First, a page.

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Diesel Exhaust Converted Into Ink by Indian Innovators To Battle Air Pollution

Supervised by young engineers, workers at the start-up company Chakr Innovation in New Delhi cut and weld sheets of metal to make devices that will capture black plumes of smoke from diesel generators and convert it into ink.

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representational image. VOA

Supervised by young engineers, workers at the start-up company Chakr Innovation in New Delhi cut and weld sheets of metal to make devices that will capture black plumes of smoke from diesel generators and convert it into ink.

In a cabin, young engineers pore over drawings and hunch over computers as they explore more applications of the technology that they hope will aid progress in cleaning up the Indian capital’s toxic air – among the world’s dirtiest.

While the millions of cars that ply Delhi’s streets are usually blamed for the city’s deadly air pollution, another big culprit is the massive diesel generators used by industries and buildings to light up homes and offices during outages when power from the grid switches off – a frequent occurrence in summer. Installed in backyards and basements, they stay away from the public eye.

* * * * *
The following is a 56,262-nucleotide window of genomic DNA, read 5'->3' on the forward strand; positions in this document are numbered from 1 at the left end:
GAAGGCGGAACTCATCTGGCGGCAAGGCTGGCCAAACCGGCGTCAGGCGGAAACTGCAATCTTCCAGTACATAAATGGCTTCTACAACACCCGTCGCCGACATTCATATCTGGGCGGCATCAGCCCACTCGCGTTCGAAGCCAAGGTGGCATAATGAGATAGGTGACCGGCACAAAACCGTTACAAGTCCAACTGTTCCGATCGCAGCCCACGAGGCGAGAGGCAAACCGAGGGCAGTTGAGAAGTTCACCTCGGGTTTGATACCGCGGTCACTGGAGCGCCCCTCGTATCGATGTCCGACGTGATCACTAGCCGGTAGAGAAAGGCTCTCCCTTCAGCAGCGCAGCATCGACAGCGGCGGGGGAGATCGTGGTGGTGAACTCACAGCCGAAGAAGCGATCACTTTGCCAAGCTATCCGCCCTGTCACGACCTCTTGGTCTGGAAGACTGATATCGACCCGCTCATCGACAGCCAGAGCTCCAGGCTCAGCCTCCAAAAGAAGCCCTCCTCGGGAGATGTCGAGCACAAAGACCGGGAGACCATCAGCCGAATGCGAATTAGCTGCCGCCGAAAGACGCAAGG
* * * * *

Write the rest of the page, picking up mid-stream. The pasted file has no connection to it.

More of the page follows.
“Although vehicular emissions are the show stoppers, they are the ones which get the media attention, the silent polluters are the diesel generators,” says Arpit Dhupar, one of the three engineers who co-founded the start up.

The idea that this polluting smoke needs attention struck Dhupar three years ago as he sipped a glass of sugarcane juice at a roadside vendor and saw a wall blackened with the fumes of a diesel generator he was using.

It jolted him into joining with two others who co-founded the start-up to find a solution. Dhupar had experienced first hand the deadly impact of this pollution as he developed respiratory problems growing up in Delhi.

An Indian girls holds a banner during a protest against air pollution in New Delhi, India, Nov. 6, 2016.
An Indian girls holds a banner during a protest against air pollution in New Delhi, India, Nov. 6, 2016.

A new business

As the city’s dirty air becomes a serious health hazard for many citizens, it has turned into both a calling and a business opportunity for entrepreneurs looking at ways to improve air quality.

According to estimates, vehicles contribute 22 percent of the deadly PM 2.5 emissions in Delhi, while the share of diesel generators is about 15 percent. These emissions settle deep into the lungs, causing a host of respiratory problems.